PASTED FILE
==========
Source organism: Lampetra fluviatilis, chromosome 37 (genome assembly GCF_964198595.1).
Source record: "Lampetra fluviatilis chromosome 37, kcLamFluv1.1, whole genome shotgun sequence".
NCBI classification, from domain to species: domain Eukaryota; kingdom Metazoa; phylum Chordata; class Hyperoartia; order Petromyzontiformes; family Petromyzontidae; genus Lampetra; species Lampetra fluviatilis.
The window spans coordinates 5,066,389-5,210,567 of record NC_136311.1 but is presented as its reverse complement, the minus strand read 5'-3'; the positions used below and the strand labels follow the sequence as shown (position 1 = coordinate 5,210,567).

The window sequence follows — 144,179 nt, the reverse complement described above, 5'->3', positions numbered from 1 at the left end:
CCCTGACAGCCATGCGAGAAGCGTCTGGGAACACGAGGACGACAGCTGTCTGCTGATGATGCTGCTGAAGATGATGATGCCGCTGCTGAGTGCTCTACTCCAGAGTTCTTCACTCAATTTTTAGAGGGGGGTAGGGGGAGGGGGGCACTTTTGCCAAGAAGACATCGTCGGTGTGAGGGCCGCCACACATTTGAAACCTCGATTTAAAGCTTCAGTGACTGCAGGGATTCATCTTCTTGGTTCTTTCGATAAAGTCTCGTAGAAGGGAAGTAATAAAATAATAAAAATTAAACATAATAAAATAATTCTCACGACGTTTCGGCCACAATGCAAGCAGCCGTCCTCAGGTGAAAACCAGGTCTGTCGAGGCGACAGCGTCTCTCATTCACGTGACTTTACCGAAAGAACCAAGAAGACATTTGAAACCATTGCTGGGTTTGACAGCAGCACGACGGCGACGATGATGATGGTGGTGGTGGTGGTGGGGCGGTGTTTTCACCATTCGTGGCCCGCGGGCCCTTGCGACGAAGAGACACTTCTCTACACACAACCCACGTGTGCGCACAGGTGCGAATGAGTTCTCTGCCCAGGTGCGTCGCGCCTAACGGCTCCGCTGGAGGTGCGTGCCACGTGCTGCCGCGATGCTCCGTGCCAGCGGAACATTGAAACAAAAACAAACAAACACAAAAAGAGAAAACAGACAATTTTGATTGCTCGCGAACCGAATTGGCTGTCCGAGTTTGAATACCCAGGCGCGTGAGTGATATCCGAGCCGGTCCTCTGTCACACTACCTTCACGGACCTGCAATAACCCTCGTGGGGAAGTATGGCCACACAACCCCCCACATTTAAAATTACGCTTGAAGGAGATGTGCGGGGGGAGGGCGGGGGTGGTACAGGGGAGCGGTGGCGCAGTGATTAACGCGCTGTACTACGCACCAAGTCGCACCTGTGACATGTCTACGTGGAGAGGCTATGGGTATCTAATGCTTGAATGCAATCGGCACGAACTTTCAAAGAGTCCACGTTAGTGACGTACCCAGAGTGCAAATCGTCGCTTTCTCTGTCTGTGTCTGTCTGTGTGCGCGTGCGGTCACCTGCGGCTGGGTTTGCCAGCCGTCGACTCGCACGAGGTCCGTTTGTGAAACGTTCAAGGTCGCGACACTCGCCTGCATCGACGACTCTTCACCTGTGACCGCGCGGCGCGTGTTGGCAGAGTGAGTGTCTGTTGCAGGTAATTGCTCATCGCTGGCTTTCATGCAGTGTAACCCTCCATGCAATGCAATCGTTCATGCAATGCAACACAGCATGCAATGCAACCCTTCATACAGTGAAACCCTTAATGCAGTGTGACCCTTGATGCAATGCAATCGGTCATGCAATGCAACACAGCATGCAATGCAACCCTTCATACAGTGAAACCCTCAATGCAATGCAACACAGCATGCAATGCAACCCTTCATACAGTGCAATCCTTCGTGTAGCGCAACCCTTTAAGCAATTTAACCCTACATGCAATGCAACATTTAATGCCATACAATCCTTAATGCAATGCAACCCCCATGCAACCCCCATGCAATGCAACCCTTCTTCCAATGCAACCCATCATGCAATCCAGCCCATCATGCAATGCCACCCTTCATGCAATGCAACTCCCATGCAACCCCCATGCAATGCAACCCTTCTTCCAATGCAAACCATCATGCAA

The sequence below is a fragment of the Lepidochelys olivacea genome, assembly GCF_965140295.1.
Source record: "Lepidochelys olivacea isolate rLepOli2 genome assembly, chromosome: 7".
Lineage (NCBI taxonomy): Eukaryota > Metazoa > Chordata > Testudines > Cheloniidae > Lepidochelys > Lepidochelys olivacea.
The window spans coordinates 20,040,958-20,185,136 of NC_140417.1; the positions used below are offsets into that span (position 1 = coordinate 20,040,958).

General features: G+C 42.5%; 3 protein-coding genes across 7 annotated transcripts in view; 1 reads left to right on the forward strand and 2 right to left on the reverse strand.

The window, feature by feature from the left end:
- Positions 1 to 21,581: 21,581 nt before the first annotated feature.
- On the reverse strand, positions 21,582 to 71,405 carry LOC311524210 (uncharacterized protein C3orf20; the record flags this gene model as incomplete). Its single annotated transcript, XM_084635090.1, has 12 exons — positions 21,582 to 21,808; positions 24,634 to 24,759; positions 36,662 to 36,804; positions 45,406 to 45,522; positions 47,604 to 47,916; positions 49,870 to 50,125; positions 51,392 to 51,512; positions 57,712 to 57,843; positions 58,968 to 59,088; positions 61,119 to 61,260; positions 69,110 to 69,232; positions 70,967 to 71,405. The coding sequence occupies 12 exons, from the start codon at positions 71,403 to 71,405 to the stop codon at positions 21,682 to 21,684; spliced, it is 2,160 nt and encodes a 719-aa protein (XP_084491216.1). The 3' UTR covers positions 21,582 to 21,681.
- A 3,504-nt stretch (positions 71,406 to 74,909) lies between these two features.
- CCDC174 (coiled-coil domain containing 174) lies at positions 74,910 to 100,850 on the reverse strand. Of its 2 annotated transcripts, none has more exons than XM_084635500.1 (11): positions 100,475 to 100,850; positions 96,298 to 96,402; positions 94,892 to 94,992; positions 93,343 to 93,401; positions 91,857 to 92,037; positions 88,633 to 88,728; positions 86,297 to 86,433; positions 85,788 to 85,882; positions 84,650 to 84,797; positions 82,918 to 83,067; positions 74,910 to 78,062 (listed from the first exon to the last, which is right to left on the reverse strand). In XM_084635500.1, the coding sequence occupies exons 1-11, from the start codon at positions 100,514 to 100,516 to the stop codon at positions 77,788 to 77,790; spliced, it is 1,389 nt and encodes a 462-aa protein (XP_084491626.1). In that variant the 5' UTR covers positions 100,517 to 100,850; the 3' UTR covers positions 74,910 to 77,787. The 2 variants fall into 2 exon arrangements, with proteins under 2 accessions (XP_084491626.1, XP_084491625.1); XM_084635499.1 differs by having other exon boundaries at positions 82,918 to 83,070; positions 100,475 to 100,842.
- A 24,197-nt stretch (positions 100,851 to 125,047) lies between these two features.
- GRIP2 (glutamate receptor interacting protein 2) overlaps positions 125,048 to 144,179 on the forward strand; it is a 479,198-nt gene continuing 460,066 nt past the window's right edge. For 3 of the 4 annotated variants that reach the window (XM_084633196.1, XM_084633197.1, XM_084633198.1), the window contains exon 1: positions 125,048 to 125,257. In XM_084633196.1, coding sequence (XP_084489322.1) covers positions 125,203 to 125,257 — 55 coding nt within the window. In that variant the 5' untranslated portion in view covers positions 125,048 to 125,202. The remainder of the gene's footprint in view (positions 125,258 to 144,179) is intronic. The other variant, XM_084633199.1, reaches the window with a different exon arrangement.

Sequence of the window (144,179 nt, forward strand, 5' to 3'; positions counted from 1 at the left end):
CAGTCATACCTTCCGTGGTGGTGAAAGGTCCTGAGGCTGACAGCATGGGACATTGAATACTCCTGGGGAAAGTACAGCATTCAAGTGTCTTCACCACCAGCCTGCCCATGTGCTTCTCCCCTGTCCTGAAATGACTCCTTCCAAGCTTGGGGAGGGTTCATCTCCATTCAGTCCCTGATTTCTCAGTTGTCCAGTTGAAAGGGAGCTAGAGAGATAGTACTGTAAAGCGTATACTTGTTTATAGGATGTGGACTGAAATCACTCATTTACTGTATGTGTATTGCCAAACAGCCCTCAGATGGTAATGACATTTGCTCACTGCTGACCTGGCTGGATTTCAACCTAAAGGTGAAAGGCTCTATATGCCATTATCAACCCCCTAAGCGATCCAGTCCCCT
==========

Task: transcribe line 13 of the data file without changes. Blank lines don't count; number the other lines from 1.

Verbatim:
- Positions 1 to 21,581: 21,581 nt before the first annotated feature.